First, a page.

certainly take longer time to be finalized leading to adjournment upon
adjournment before verdicts  are finally
passed unlike in cases where there are adequate number of judges to reduce the
average workload per judge.

It is glaring that despite the volume
of cases, the courts has had to proceed on an unavoidable indefinite suspension
of judicial activities since the 23rd of March, 2020 and  as a result parties in pending cases would
show up around court buildings immediately after the lockdown is over.

In consideration of the prevailing
information about the inadequate number of judicial officers in Nigerian
courts, it is an infallible proposition that cases will certainly take longer
time to be finalized and verdicts passed.[vi]

of Cases from the effect of the pandemic

The Covid-19 pandemic is
generally noted to have negative effect on all spheres of life and the court
would expect to witness a massive spring forth of cases ranging from force
majeure clauses in contracts, employment relations, inability to execute
contracts due to the lockdown, lease and tenancy disputes owing  to inability to pay rent, approvals of mergers
and acquisition owing to inability to meet up with FCCPC[vii]
thresholds by corporate bodies, declaration of solvency, winding up
proceedings, and cases of gender violence and assault during the lockdown. 


Suspension of large gathering

One of the many challenging effects of
the Covid-19 pandemic on the Nigerian Bar and Bench is the continuous
restriction on large gathering and this will inevitable reduce the number of
persons in court rooms if the social distancing preventive measure is observed,
the Annual General Conference  of the
Nigerian Bar Association may not hold owing to the expected number of attendees
if Nation is still unable to defeat the pandemic before August 2020, and  essential National Judicial Council meetings
where sensitive issues with regards to the governance of the Judiciary are
discussed may also not be held as expected.


Technological Deficiencies

The former chief Justice of Nigeria
(CJN) Walter Samuel Onnoghen during the previous 2017/2018 legal year of the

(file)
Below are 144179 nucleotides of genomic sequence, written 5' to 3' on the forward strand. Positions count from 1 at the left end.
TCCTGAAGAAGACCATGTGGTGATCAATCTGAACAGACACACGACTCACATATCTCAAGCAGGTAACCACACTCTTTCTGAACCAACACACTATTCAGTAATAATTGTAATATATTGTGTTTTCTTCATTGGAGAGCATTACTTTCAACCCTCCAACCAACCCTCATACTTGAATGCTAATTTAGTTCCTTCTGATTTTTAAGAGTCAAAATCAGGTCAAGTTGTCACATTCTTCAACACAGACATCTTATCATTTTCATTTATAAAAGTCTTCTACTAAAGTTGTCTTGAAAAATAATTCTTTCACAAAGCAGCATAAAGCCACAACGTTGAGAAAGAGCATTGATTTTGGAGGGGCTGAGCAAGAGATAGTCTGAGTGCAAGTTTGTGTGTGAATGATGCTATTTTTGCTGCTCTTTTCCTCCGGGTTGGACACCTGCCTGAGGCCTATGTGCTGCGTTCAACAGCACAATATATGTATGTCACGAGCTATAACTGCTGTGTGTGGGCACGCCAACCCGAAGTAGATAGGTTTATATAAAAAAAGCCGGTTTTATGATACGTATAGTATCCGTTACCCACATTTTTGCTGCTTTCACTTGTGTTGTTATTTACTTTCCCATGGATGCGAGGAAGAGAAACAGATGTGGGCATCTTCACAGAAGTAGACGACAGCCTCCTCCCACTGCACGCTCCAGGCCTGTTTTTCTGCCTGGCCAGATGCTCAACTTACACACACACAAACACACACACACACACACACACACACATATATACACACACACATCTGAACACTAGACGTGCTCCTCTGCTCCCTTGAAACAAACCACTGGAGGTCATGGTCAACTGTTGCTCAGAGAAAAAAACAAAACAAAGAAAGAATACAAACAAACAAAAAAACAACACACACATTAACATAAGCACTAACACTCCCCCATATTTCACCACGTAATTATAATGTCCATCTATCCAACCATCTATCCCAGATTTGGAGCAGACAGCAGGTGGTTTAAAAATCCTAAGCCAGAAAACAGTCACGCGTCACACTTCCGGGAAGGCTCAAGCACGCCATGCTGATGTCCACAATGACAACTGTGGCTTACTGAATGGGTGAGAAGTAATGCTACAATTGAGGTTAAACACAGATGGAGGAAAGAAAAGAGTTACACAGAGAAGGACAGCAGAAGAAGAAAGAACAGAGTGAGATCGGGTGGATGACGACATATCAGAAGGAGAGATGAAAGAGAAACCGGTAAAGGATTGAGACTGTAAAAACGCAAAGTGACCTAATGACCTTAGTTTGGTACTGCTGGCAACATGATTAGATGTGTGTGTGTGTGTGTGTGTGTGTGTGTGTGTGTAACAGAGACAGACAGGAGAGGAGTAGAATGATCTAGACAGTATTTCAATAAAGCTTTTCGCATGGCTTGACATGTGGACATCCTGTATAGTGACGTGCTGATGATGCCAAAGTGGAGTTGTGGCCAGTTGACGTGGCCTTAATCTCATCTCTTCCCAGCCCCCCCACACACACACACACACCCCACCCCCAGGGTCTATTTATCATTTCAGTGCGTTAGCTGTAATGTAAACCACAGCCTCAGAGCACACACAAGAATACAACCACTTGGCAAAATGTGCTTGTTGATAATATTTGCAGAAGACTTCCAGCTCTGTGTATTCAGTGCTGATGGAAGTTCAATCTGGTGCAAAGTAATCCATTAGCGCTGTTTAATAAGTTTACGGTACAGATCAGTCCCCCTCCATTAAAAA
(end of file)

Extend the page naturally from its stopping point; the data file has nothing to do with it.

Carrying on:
Supreme Court reiterated the need to ensure progressive upgrade of the
judiciary especially in areas of administration, practice directions,
independence of the judiciary and contributing significantly to the fight
against corruption. He added that

Rules of practice and procedure should make provision for concessionaires to
handle the service of court processes and documents. Also, the Rules of
Practice and procedure should provide for e-filing to be done either by courts
or by external management service providers,
there is a need for regular updates of courts’ websites, and there must
be computerized records in each court.”

The former CJN said entries must also
be made and posted on the website of the judiciary, where information on the
type of cases, progress made, judgments etc., can be accessed anywhere in
Nigeria, weekly, monthly or quarterly.

It is
unfortunate that this astute recommendation has still not been completely
implemented and the judiciary is continually faced with the challenge of low
Input of Computer Technology.



In mitigating challenge of numerous
backlog of cases, it is my humbly proposition that more judicial officers
should be appointed for speedy dispensation of justice, willful delay tactics
and unethical practices by counsel  to
parties to  prolong cases and make such
cases drag through ages should be discouraged. Furthermore, there should be
statutory time for every case before the court according to its peculiarity.


Heads of superior courts should review the current rules of
courts and practice directions in order to accommodate speedy administration of
justice and further enlarge the scope of the fast track procedure.

In the case of Chief John Oyegun v.
Chief Francis A. Nzeribe[viii],
the Supreme Court of Nigeria held
that the heads of every cadre of superior court shall have the power to make
Rules of that Court. It is trite law that the power to make Rules of Court at
the Supreme court, Court of Appeal, and at High Court of various states and the
FCT are vested in the Chief Justice of Nigeria, President of the Court of
Appeal and the Chief Judge of the States and FCT respectively.. The relevant